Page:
Conrad Dobler played in New Orleans for two years in the 1970s. He blocked for Archie Manning on the first .500 team in Saints franchise history. He adores the Saints. He mostly wants them to win. There's just one problem the legendary tough guy has with his old squad: He dislikes the team's most popular player.
Let's just say quarterback Drew Brees and Dobler won't be going out for beignets any time soon. His comments to CBSSports.com about Brees, particularly since Dobler is a former Saints player, are sure to cause a bit of a stir with the Super Bowl just days away.
|Conrad Dobler laments what he sees as a selfish attitude by current NFL players. (Getty Images)|
Then Dobler, who has been heavily involved in attempting to gain better benefits for older retired players, unleashed on Brees, who was once critical of the Gridiron Greats, an organization dedicated to improving the financial and physical well-being of older NFL retirees.
"Drew Brees is a great quarterback, but personally I don't care for him," Dobler said. "I don't like him very much. He basically called us a bunch of whiny old men. He's in the Super Bowl but doesn't understand the history of the game.
"He's never called the retired players or communicated with us for saying something that was false about us. We're not complainers. We just want the system to be better. He portrayed us as irresponsible. Older players aren't the irresponsible ones."
Then, referring to Plaxico Burress, Dobler said, "You don't see retired players shooting themselves in the leg at a nightclub the way current players do."
Dobler was then asked if he has ever spoken to Brees. "Drew Brees is way too important to speak with us," he said. "Most of the current players ignore us. Brees is no different."
This is what Brees told USA Today last January when speaking of the complaints of the retired players: "There's some guys out there that have made bad business decisions. They took their pensions early because they never went out and got a job. They've had a couple divorces and they're making payments to this place and that place. And that's why they don't have money. And they're coming to us to basically say, 'Please make up for my bad judgment.' In that case, that's not our fault as players."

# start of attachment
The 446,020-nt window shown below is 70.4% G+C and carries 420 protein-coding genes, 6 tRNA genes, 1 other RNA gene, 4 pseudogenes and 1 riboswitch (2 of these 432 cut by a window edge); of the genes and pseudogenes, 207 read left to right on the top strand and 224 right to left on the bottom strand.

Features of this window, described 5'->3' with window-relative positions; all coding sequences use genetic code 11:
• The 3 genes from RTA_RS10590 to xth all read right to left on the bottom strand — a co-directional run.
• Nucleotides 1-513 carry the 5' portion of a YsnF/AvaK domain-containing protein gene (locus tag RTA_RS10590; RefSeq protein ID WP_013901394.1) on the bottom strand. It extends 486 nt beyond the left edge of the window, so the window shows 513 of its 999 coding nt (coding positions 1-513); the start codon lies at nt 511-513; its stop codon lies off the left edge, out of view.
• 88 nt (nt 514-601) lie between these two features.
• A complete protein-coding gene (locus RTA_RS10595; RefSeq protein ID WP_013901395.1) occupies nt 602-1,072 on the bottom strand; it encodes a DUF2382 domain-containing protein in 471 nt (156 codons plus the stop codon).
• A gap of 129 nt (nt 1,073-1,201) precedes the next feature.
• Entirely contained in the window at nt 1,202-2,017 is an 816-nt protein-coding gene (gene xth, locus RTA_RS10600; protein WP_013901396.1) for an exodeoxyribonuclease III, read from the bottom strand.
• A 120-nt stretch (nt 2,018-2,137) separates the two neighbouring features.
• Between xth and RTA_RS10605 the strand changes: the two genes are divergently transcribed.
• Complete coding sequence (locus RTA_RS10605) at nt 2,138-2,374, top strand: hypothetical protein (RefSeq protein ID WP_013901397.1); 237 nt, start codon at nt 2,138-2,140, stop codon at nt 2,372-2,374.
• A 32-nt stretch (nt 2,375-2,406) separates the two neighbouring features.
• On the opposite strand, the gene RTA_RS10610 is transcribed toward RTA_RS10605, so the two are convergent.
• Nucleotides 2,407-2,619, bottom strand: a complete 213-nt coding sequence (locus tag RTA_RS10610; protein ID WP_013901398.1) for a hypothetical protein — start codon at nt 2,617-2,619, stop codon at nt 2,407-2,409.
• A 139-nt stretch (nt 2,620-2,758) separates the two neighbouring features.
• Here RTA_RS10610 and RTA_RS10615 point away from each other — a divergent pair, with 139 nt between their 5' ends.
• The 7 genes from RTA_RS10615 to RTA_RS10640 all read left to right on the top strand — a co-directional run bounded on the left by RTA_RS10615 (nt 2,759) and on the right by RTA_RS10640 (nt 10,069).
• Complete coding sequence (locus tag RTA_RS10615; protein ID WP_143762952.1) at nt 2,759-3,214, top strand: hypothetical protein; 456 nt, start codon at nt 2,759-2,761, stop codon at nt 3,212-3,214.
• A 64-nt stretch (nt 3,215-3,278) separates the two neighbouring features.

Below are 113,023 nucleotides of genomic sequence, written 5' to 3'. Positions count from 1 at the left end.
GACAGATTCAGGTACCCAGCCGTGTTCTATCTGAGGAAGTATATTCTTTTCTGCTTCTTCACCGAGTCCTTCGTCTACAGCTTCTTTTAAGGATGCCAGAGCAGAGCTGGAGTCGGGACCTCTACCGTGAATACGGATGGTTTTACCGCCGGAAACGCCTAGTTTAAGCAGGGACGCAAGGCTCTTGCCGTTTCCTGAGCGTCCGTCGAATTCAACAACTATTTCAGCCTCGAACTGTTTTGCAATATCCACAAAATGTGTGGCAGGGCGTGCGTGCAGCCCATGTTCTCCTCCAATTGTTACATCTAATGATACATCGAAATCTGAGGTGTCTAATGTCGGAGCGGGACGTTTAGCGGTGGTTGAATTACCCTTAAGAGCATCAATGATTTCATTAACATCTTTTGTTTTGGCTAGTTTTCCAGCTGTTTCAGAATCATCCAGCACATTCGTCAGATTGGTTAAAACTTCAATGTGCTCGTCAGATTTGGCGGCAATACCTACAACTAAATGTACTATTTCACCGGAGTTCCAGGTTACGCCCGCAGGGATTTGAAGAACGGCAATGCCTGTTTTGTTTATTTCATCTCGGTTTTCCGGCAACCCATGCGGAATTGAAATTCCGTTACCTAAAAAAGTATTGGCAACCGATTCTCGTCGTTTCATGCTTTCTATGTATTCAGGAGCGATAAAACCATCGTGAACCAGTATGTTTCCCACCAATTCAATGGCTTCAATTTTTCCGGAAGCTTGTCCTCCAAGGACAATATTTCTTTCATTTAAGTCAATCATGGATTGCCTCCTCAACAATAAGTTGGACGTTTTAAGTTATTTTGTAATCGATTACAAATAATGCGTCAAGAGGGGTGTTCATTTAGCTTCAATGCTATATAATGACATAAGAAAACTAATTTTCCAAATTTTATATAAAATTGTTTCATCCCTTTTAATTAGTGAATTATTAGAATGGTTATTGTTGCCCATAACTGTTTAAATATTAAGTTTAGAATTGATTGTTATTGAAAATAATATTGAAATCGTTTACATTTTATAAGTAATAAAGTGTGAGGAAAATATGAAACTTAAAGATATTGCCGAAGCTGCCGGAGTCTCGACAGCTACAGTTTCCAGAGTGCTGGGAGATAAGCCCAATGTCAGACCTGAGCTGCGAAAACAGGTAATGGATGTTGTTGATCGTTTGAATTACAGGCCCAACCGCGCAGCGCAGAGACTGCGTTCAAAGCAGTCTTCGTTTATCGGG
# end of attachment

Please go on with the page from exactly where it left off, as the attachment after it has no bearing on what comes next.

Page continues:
Brees added that he respected retired players -- "They shaped the game for us. Because of those guys, we have an opportunity to play this game, to make the money that we make" -- but didn't agree with their criticism of the union on the issue.
What continues to anger Dobler is that while some of what Brees says is accurate, many of the problems former players face are due to catastrophic injury from years of NFL beating, not necessarily poor business decisions, and certainly not laziness.
Dobler wouldn't say this directly, but there seems to be an internal conflict within him about the Saints. He spent two years there and a part of Dobler wants New Orleans to win. But his dislike of Brees is so strong, is it difficult for him to fully root for the team?
One thing is certain: Dobler is still as tough and opinionated as he has always been.
Agree or disagree with his stance on Brees and modern players -- "Players today, it's a 'me' generation. They care more about having seven cars than helping retired players" -- Dobler's handling of his current personal situation is nothing short of heroic.
In the 1970s, while playing the bulk of his 10-year career for St. Louis and New Orleans, it was Dobler who became almost a symbol for gritty and at times ugly football. He spit, head-slapped, leg-whipped, head-kicked and punched players in the solar plexus as they raised their hands to block passes. In some ways, Dobler was a catalyst for the gluttony of player-safety rules in the decades that followed.
Dobler loved playing, but the sport he loved destroyed his body. He has had 32 knee surgeries and nine knee replacements. When I spoke to Dobler this week he had just had the braces from one of his legs removed and was told by the doctor he'll be able to keep that leg for another few years. Maybe. The possibility of amputation remains very real.
Dobler was also told he would soon need a shoulder replacement. Dobler joked, "I told the doctor, 'Cool your jets pal. Do you need new tires for your car or something?'"
What's not funny is that Dobler must take Vicodin daily for the pain and for several months had to be given antibiotics intravenously to stave off infections. Despite his serious injuries, Dobler has been turned down multiple times by the NFL Players Association for disability benefits.
But there's no time for self-pity. His wife, Joy, became a quadriplegic in 2001 after a freak accident in which she broke her neck after falling out of a hammock. Dobler cares for her. Dobler's finances became so strained and his story so stunning that, after learning of the situation, golfer Phil Mickelson paid the college tuition of Dobler's two daughters.
"I wish there was a better phrase for Phil than 'thank you' because that phrase is just inadequate for everything he's done for my family," said Dobler.
Dobler is chronicling his life in a new warts-and-all biography called Pride and Perseverance. Dobler hopes to use his case as a way to generate publicity and funds for spinal cord research.
Dobler remembers his Saints experience as mostly a positive one. "The fans were always with us and supportive," he said.
Dobler clearly has affection for the Saints. Just not all of them.